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J Hazard Mater. 2008 Feb 11;150(3):747-53. Epub 2007 May 13.

Characterization and treatment of artisanal gold mine tailings.

Author information

1
Department of Materials Science and Technology, Federal University of Bahia, C.P. 6974, Salvador, BA 40810-971, Brazil. lelo@ufba.br

Abstract

The solid waste generated by artisanal gold mining, with high mercury and gold contents, can be found in several areas in the South America. The present study focused on the tailings of an artisanal gold mine area located in the Brazilian northeastern. Samples of the mine tailings were taken and used to perform a physical and chemical characterization study using X-ray diffraction, scanning electron microscopy, neutron activation, X-ray fluorescence, induced coupled plasma-mass spectrometry, among others analytical methods. The results indicate that the material is composed mainly by quartz and goethite, the characteristic size of the particles (d(50)) is about 150 microm, and the density is close of that of quartz. The main constituents are silicon, iron, and aluminum. The tailings gold content is of about 1.8 mg/kg and the mercury content is of about 10 mg/kg. A remarkable feature of this solid waste is that the gold and mercury are both concentrated in both the fine and the coarse particles, but not in particles of intermediary size. Leaching studies indicated that the tailings are stable in weak organic acids, but soluble in alkaline and aired cyanide solutions, in which 89% of gold and 100% of mercury are extracted in 24 h. Electroleaching experiments, performed using sodium chloride as electrolyte, indicated that mercury and gold are extracted simultaneously and the recovery of both metals can be as high as 70% in 4 h. In addition, chromium, nickel, and lead are found in relatively large amounts in the solution, which indicate an effectively action of the electroleaching method to clean up solid wastes contaminated with metals.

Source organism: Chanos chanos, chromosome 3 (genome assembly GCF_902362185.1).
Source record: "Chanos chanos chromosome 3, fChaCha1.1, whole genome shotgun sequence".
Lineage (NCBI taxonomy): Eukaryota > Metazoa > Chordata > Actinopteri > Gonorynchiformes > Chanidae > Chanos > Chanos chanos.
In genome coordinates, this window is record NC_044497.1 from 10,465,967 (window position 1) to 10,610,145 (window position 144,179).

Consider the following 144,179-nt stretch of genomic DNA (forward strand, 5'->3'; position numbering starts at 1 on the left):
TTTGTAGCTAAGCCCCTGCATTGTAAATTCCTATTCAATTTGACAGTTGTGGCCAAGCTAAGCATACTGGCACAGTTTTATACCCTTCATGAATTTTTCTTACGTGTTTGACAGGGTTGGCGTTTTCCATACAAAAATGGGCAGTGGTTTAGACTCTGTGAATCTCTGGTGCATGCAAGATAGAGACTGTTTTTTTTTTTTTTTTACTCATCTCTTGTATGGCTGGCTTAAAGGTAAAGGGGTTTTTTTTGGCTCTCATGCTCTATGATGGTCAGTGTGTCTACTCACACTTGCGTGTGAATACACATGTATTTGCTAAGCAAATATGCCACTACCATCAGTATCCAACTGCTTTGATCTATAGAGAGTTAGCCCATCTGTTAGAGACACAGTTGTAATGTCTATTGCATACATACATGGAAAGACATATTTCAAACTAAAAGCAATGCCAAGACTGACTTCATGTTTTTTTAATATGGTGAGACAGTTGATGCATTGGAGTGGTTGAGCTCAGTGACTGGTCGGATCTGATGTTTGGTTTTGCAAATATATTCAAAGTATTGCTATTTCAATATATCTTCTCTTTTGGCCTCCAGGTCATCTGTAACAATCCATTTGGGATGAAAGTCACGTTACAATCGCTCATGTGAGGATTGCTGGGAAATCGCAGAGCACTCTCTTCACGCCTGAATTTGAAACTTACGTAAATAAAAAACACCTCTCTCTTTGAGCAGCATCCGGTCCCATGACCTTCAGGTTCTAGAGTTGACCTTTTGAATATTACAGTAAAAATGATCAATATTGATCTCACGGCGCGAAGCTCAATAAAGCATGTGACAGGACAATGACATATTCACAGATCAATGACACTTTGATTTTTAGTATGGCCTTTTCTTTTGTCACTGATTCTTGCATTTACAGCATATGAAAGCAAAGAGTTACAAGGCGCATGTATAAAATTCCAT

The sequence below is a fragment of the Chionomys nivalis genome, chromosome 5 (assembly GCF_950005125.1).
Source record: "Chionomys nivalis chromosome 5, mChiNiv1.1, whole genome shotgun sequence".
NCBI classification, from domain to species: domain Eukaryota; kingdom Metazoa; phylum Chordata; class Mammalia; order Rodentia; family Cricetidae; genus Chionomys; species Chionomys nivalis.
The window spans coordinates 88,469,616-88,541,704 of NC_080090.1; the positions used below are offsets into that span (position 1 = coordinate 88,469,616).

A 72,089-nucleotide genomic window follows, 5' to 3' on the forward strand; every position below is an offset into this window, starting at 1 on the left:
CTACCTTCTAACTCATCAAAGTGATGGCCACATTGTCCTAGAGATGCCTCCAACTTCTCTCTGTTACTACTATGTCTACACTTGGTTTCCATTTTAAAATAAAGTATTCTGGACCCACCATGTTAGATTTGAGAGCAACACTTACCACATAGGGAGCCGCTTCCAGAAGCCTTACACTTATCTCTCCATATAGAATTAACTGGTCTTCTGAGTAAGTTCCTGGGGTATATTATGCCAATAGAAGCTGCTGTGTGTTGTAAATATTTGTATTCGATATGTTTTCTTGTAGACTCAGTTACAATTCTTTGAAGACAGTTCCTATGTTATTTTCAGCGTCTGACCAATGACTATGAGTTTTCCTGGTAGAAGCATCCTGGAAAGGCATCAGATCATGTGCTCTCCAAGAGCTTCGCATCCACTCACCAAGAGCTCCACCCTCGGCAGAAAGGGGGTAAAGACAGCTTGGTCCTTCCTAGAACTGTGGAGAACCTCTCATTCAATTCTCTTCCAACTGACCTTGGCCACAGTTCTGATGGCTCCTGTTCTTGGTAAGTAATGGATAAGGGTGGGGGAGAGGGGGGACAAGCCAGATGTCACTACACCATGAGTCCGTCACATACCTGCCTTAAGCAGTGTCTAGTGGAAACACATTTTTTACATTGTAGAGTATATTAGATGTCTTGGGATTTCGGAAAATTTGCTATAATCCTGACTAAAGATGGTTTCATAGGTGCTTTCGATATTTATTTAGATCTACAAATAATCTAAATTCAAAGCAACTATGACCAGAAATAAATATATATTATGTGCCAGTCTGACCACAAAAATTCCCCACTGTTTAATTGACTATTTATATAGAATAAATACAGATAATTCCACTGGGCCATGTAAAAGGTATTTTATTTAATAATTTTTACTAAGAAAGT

PMID:
17583425
DOI:
10.1016/j.jhazmat.2007.05.028
[Indexed for MEDLINE]

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